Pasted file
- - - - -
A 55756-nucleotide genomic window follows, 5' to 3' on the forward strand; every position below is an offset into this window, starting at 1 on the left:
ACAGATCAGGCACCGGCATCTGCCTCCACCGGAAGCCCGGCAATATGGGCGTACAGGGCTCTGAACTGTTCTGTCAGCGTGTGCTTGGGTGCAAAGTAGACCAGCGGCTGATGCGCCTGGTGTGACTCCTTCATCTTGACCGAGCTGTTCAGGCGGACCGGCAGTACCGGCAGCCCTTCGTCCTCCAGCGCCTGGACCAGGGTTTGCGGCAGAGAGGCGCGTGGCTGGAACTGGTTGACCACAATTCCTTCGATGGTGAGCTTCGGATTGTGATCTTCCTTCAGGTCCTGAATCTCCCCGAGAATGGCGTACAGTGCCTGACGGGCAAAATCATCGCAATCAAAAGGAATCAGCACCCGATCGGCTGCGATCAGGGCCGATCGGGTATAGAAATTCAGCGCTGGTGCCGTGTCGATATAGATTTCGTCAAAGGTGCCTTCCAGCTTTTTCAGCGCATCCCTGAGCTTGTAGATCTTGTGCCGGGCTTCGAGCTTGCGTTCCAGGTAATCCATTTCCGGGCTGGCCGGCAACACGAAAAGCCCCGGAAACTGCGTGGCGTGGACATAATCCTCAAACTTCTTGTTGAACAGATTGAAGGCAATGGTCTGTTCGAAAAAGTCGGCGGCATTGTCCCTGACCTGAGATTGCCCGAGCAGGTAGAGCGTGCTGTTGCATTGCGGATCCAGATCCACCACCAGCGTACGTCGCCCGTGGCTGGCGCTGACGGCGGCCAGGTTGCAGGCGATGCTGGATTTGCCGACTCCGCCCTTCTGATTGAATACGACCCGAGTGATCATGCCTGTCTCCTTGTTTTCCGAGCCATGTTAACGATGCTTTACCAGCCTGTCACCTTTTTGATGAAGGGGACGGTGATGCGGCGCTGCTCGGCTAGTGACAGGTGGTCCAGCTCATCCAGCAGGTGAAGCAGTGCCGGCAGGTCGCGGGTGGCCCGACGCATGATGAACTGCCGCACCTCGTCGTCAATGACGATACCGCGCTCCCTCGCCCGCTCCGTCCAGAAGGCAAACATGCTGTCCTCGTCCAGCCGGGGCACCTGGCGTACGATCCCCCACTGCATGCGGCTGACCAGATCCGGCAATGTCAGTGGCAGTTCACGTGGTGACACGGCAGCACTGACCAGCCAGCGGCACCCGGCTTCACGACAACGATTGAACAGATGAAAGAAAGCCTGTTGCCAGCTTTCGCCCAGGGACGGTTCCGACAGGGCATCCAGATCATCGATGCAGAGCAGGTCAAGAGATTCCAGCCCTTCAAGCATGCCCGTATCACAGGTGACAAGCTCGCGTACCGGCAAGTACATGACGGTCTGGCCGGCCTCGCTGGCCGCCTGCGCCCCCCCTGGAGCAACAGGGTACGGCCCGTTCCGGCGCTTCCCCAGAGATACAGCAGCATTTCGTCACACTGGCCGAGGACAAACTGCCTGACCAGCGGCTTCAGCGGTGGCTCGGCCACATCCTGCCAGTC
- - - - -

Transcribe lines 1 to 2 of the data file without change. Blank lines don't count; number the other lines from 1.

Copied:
A 55756-nucleotide genomic window follows, 5' to 3' on the forward strand; every position below is an offset into this window, starting at 1 on the left:
ACAGATCAGGCACCGGCATCTGCCTCCACCGGAAGCCCGGCAATATGGGCGTACAGGGCTCTGAACTGTTCTGTCAGCGTGTGCTTGGGTGCAAAGTAGACCAGCGGCTGATGCGCCTGGTGTGACTCCTTCATCTTGACCGAGCTGTTCAGGCGGACCGGCAGTACCGGCAGCCCTTCGTCCTCCAGCGCCTGGACCAGGGTTTGCGGCAGAGAGGCGCGTGGCTGGAACTGGTTGACCACAATTCCTTCGATGGTGAGCTTCGGATTGTGATCTTCCTTCAGGTCCTGAATCTCCCCGAGAATGGCGTACAGTGCCTGACGGGCAAAATCATCGCAATCAAAAGGAATCAGCACCCGATCGGCTGCGATCAGGGCCGATCGGGTATAGAAATTCAGCGCTGGTGCCGTGTCGATATAGATTTCGTCAAAGGTGCCTTCCAGCTTTTTCAGCGCATCCCTGAGCTTGTAGATCTTGTGCCGGGCTTCGAGCTTGCGTTCCAGGTAATCCATTTCCGGGCTGGCCGGCAACACGAAAAGCCCCGGAAACTGCGTGGCGTGGACATAATCCTCAAACTTCTTGTTGAACAGATTGAAGGCAATGGTCTGTTCGAAAAAGTCGGCGGCATTGTCCCTGACCTGAGATTGCCCGAGCAGGTAGAGCGTGCTGTTGCATTGCGGATCCAGATCCACCACCAGCGTACGTCGCCCGTGGCTGGCGCTGACGGCGGCCAGGTTGCAGGCGATGCTGGATTTGCCGACTCCGCCCTTCTGATTGAATACGACCCGAGTGATCATGCCTGTCTCCTTGTTTTCCGAGCCATGTTAACGATGCTTTACCAGCCTGTCACCTTTTTGATGAAGGGGACGGTGATGCGGCGCTGCTCGGCTAGTGACAGGTGGTCCAGCTCATCCAGCAGGTGAAGCAGTGCCGGCAGGTCGCGGGTGGCCCGACGCATGATGAACTGCCGCACCTCGTCGTCAATGACGATACCGCGCTCCCTCGCCCGCTCCGTCCAGAAGGCAAACATGCTGTCCTCGTCCAGCCGGGGCACCTGGCGTACGATCCCCCACTGCATGCGGCTGACCAGATCCGGCAATGTCAGTGGCAGTTCACGTGGTGACACGGCAGCACTGACCAGCCAGCGGCACCCGGCTTCACGACAACGATTGAACAGATGAAAGAAAGCCTGTTGCCAGCTTTCGCCCAGGGACGGTTCCGACAGGGCATCCAGATCATCGATGCAGAGCAGGTCAAGAGATTCCAGCCCTTCAAGCATGCCCGTATCACAGGTGACAAGCTCGCGTACCGGCAAGTACATGACGGTCTGGCCGGCCTCGCTGGCCGCCTGCGCCCCCCCTGGAGCAACAGGGTACGGCCCGTTCCGGCGCTTCCCCAGAGATACAGCAGCATTTCGTCACACTGGCCGAGGACAAACTGCCTGACCAGCGGCTTCAGCGGTGGCTCGGCCACATCCTGCCAGTC